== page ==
I also wore the watch to bed every night as well so there was all day activity tracking, all day wrist HR measurements.
This is probably the first Garmin watch I have used that exceeded the published battery claims. Well done Garmin.
If you set the brightness levels to maximum, and play music from the watch regularly, you should expect the battery to drain much faster than what I have listed.
To clarify, the display actually goes dim after a short while, even in always-on mode, and does not retain always-on full brightness throughout.
At 10% battery, you’ll receive a low battery notice. I also observed that vibration stops once battery reaches 5%.
The Garmin Venu wears comfortably with a sensible sized display at 1.2 inches across. The AMOLED really enhanced the viewing experience, a vast improvement from Garmin’s traditional trans-reflective displays. It should come as no surprise if Garmin goes on to implement more AMOLED wearables.
The Garmin Venu watch does an outstanding job tracking all day activities with a little help from Firstbeat.
You get physiological measurements such as all day stress levels, body battery, respiration rate, and even pulse oximetry for oxygen saturation estimation.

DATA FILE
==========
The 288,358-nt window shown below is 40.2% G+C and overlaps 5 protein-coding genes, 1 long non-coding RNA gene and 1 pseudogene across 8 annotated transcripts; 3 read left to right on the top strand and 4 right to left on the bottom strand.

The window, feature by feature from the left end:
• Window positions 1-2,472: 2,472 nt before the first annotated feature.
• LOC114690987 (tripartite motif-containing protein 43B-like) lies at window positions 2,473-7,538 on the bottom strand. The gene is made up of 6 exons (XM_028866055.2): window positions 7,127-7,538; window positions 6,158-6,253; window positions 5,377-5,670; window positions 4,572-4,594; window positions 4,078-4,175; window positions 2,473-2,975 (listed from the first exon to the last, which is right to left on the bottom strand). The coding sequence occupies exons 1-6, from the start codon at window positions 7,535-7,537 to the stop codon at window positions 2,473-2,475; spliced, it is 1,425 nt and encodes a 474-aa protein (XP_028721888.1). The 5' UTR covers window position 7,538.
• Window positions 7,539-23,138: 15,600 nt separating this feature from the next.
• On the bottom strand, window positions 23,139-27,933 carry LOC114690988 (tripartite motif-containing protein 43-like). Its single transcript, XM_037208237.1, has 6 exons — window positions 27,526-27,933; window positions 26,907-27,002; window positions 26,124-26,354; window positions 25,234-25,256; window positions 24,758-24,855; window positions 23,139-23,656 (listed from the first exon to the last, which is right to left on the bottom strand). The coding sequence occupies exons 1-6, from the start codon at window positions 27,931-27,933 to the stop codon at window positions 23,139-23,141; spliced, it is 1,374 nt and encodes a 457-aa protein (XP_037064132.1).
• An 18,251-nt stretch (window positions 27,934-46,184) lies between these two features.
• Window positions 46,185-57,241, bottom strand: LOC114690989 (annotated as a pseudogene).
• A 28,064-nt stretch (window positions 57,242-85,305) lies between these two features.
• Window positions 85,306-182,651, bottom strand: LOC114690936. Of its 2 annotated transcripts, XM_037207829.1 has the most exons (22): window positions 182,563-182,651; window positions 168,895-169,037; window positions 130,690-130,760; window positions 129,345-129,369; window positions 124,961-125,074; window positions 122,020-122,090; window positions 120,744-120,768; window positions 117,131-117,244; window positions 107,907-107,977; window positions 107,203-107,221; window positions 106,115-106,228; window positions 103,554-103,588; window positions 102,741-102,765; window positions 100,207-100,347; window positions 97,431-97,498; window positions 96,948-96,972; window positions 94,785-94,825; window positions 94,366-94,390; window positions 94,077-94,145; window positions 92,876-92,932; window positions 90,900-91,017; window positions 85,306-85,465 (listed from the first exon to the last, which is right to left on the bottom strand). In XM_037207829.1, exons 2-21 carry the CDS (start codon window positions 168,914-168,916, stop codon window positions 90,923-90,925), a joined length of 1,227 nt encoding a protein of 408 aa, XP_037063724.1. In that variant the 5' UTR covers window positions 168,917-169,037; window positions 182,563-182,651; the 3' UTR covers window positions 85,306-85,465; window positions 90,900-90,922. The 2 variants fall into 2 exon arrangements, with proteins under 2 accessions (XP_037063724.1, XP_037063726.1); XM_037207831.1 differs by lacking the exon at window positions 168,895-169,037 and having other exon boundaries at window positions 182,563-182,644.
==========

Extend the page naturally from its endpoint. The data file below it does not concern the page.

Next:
VO2 max estimation and fitness age is found directly within the Garmin Connect mobile app.
Other tracked stats include steps, calories, floors climbed, sleep, active minutes and so on. If you sit around too long, you will be gently buzzed by the watch to move around.
When it came to exercise recording, the Garmin Venu should satisfy the needs of most people save for the multi-sport and the experienced.
You get a plethora of sports profiles to work out to while supported by GPS, GLONASS and Galileo global navigation satellite systems. Each sports profile can be further customised to display only the stats you wish to see.
Data review can be done directly on the Garmin Venu watch after recording ceases.
More details can be accessed from the Garmin Connect mobile app if you are keen to see lap time, heart rate or altitude climb graphs.
Garmin also maintains a web platform for users with more advanced usage.
I like the little extras that Garmin threw in, such as
- contact-less payment
- music from the wrist
- ANT+ and Bluetooth connection to select training accessories
- gym workout animations
- Wifi connections
- connect IQ (Garmin’s equivalent of an app store)
- select safety features
The extras are extensive and in my opinion, is what tips the balance in Garmin’s favor when recreational users are shopping for wearables.
The Garmin Venu shouldn’t be viewed as a bridge between entry sports GPS watches and performance wearables. I like to think of it as an all encompassing GPS watch that caters to the beginner and lasts till the final hurdle before one requires performance equipment.
To assess the GPS accuracy of wearables in Singapore, I’d usually pit it against the Suunto 5 which I found gave me the most accurate GPS recorded routes consistently. I would then wear the Garmin Venu on the wrist while holding the Suunto 5 in the hand.